Money is the root of evil. A Long Way Gone and The Bite of the Mango are both memoirs of the Sierra Leone Civil War. Although the book does not touch upon the causes of the civil war, through research diamonds were a main contributor and a cause of the war. Sierra Leone was embedded with diamonds and other luxurious stones, thus making it a gargantuan mining center. Diamonds caused tensions between the government and rebellious citizens, contributed to the emergence of the Revolutionary United Front (RUF) and supplied warfare to the RUF.
Ibrahim Kamara states in a speech that “The root of the conflict is and remains diamonds, diamonds and diamonds”. The decade-long conflict affected numerous lives of innocent and vulnerable citizens. In spite of the fact that both novels depict different point of views, in reality each novel showed the horrors of the Sierra Leone Civil War simply in different perspectives. First off, symbols are conspicuous in both books. In A Long Way Gone, weapons, Shakespeare monologues and rap music are significant symbols used throughout the novel.
Comparatively, in The Bite of the Mango the mango and her passion for acting are main symbols used throughout the book. Both the mango in The Bite of the Mango and weapons in A Long Way Gone represent a loss of innocence for both characters. Ishmael killed a human being with an AK-47, which marked the transition from childhood to a manhood. “The idea of death at all and killing had become as easy as drinking water” (Beah 122). At first, Ishmael feared the idea of becoming a soldier, but as time progressed the army had brainwashed him into believing killing was a daily living activity.
In contrast, the loss of innocence in The Bite of the Mango occured when picked up and ate the mango without using her hands. This event reassured Mariatu that she would still able to live with no hands; it would simply be more difficult. In both books, coping mechanisms are coupled with symbols. Ishmael and Mariatu both use theater performances to help cope with the struggles of the war. In particular, when Ishmael recites Shakespeare monologues and raps lyrics, it reminds him the simplicity of life before the war.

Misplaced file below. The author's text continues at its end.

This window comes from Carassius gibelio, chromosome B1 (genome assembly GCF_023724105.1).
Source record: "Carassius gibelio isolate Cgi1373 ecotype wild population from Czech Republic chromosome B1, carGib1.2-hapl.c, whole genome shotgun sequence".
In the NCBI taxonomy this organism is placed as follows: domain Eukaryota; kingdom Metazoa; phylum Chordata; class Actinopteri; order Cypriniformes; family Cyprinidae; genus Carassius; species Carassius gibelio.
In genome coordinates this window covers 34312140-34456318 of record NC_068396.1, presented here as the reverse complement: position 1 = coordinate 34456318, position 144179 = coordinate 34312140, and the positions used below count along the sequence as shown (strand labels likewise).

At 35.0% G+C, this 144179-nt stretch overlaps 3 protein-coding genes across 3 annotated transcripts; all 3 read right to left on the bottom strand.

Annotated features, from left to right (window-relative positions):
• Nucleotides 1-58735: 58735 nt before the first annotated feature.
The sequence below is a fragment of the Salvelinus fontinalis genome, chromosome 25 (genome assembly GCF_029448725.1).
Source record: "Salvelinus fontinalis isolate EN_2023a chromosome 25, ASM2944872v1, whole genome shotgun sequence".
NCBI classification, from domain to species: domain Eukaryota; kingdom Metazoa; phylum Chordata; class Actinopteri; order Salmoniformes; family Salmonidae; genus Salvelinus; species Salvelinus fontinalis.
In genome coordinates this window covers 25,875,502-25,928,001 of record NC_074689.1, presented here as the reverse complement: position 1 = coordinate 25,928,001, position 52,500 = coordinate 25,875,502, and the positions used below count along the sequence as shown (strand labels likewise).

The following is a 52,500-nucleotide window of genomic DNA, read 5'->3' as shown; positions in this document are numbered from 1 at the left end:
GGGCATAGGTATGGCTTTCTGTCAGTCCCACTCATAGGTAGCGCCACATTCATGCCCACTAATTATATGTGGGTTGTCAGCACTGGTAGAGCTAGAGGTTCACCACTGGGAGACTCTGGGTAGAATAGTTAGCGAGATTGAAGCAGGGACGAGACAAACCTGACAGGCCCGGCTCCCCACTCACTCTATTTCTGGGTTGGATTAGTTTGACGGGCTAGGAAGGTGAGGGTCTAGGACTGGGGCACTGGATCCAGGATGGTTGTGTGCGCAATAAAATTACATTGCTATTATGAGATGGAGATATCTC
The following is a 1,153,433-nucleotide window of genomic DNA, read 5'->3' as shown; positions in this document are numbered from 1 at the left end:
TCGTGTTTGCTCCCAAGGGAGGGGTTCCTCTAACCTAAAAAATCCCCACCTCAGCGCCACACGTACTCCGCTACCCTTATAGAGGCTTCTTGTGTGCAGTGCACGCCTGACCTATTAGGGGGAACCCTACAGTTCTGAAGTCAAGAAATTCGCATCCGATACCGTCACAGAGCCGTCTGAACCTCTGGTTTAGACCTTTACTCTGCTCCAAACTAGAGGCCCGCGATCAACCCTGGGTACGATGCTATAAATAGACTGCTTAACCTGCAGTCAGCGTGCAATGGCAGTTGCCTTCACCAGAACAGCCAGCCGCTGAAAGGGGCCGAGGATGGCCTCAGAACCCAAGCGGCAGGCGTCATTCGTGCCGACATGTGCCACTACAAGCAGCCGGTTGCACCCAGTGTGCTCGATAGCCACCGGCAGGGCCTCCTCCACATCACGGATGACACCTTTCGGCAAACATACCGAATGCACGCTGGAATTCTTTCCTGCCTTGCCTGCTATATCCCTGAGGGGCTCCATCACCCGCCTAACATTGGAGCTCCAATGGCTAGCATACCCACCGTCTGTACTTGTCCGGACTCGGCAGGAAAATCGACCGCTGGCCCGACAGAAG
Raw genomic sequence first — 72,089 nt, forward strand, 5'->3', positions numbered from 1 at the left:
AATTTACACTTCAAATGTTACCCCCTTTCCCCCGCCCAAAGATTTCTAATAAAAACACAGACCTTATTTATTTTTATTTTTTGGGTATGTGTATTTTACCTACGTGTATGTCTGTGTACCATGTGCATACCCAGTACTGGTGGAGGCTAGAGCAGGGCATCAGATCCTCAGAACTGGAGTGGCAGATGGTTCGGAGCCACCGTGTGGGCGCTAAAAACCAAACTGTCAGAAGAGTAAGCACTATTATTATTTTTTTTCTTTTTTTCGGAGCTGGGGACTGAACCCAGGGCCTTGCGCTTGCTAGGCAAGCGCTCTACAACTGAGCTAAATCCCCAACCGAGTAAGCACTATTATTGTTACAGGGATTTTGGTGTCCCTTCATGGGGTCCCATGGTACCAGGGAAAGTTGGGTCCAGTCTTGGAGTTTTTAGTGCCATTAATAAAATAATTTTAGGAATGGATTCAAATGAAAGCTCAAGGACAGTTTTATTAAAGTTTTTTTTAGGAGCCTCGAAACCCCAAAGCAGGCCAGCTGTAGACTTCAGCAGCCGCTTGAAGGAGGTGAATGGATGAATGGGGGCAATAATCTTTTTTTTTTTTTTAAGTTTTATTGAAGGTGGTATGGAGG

Ishmael used to rap with his friends and recite Shakespeare s to residents of his village before the war; therefore, performing and taking part in activities temporarily solved Ishmael’s struggles and distracted him from the horrors of war. Although Mariatu also used theater as a coping mechanism, her performances differed from Ishmael’s. Mariatu performed different war scenarios refugees faced in order to inform others about the horrors of the war.
In conclusion, symbols reflected the loss of innocence and acted as a way for the two to cope in both novels in order to show the war in different perspectives. Ishmael and Mariatu suffered difficulties in living situations during the times of the Civil war. At one point in both novels, Mariatu and Ishmael lived with their aunt and uncle. Mariatu lived with her aunt and uncle in Magborou, her home village before the war. In contrast, Ishmael lived with his aunt and uncle in Freetown after the war.
Next, the two characters, Ishmael and Mariatu, traveled outside of Sierra Leone once in their life time. Ishmael traveled to New York City, where he now resides, to attend a UN conference, whereas Mariatu traveled to London for prosthetic hands and then to Canada to reside. Both Ishmael and Mariatu ended up in living in Freetown at some point in the novel. Ishmael had to escape the war in Freetown to live in New York City where Mariatu did not. “I had come to Canada on a six-month visitor’s visa” (Kamara 184). This quote explains how Mariatu had already planned this trip.
Although Ishmael traveled to New York City and Mariatu traveled to London, both characters saw snow for the first time in these places. All in all, Ishmael and Mariatu lived with similar family members at different times and traveled to places far from Sierra Leone in order to experience new cultures and share their war stories. Despite the conflicting point of views in both memoirs of the Sierra Leone Civil War, each author expressed the problems of the war in different perspectives. Mariatu Kamara and Ishmael were children when the war began and adults when the war ended.
Mariatu and Ishmael convey that symbols in these novels represent coping mechanisms and the theme of loss of innocence. Mariatu and Ishmael both have undergone drastic changes in living situations due to the civil war that struck their country. As a result of keeping a positive mindset during the war, Mariatu and Ishmael’s grew as individuals. “The heart of my country is the heart of the people who helped me see myself not as a victim, but as someone who could still do great things in this world” (Kamara 211).